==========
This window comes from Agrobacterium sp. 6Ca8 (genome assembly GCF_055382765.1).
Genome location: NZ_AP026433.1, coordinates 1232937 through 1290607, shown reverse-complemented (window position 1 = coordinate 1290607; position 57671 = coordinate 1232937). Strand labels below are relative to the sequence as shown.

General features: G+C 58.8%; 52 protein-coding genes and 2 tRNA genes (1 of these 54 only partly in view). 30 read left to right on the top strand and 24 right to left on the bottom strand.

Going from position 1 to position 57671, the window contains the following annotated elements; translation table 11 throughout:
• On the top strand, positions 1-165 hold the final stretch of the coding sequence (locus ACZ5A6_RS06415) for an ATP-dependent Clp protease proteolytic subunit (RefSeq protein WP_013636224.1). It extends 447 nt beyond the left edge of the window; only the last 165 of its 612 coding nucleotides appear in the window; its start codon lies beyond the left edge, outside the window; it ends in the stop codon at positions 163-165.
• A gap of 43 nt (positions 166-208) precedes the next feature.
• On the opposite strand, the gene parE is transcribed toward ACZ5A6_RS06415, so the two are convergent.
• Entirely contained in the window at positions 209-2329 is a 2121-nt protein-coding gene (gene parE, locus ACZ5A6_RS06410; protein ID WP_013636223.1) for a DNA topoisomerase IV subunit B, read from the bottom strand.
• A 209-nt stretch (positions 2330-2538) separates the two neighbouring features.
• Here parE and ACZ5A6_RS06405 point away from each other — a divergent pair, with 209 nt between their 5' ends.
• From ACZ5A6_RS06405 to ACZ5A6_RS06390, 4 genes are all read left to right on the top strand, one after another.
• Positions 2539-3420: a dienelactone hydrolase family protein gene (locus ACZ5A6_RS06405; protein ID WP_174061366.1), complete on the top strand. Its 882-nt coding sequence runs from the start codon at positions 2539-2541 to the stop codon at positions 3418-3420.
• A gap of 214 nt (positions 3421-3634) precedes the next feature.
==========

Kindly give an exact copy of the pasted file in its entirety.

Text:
This window comes from Agrobacterium sp. 6Ca8 (genome assembly GCF_055382765.1).
Genome location: NZ_AP026433.1, coordinates 1232937 through 1290607, shown reverse-complemented (window position 1 = coordinate 1290607; position 57671 = coordinate 1232937). Strand labels below are relative to the sequence as shown.

General features: G+C 58.8%; 52 protein-coding genes and 2 tRNA genes (1 of these 54 only partly in view). 30 read left to right on the top strand and 24 right to left on the bottom strand.

Going from position 1 to position 57671, the window contains the following annotated elements; translation table 11 throughout:
• On the top strand, positions 1-165 hold the final stretch of the coding sequence (locus ACZ5A6_RS06415) for an ATP-dependent Clp protease proteolytic subunit (RefSeq protein WP_013636224.1). It extends 447 nt beyond the left edge of the window; only the last 165 of its 612 coding nucleotides appear in the window; its start codon lies beyond the left edge, outside the window; it ends in the stop codon at positions 163-165.
• A gap of 43 nt (positions 166-208) precedes the next feature.
• On the opposite strand, the gene parE is transcribed toward ACZ5A6_RS06415, so the two are convergent.
• Entirely contained in the window at positions 209-2329 is a 2121-nt protein-coding gene (gene parE, locus ACZ5A6_RS06410; protein ID WP_013636223.1) for a DNA topoisomerase IV subunit B, read from the bottom strand.
• A 209-nt stretch (positions 2330-2538) separates the two neighbouring features.
• Here parE and ACZ5A6_RS06405 point away from each other — a divergent pair, with 209 nt between their 5' ends.
• From ACZ5A6_RS06405 to ACZ5A6_RS06390, 4 genes are all read left to right on the top strand, one after another.
• Positions 2539-3420: a dienelactone hydrolase family protein gene (locus ACZ5A6_RS06405; protein ID WP_174061366.1), complete on the top strand. Its 882-nt coding sequence runs from the start codon at positions 2539-2541 to the stop codon at positions 3418-3420.
• A gap of 214 nt (positions 3421-3634) precedes the next feature.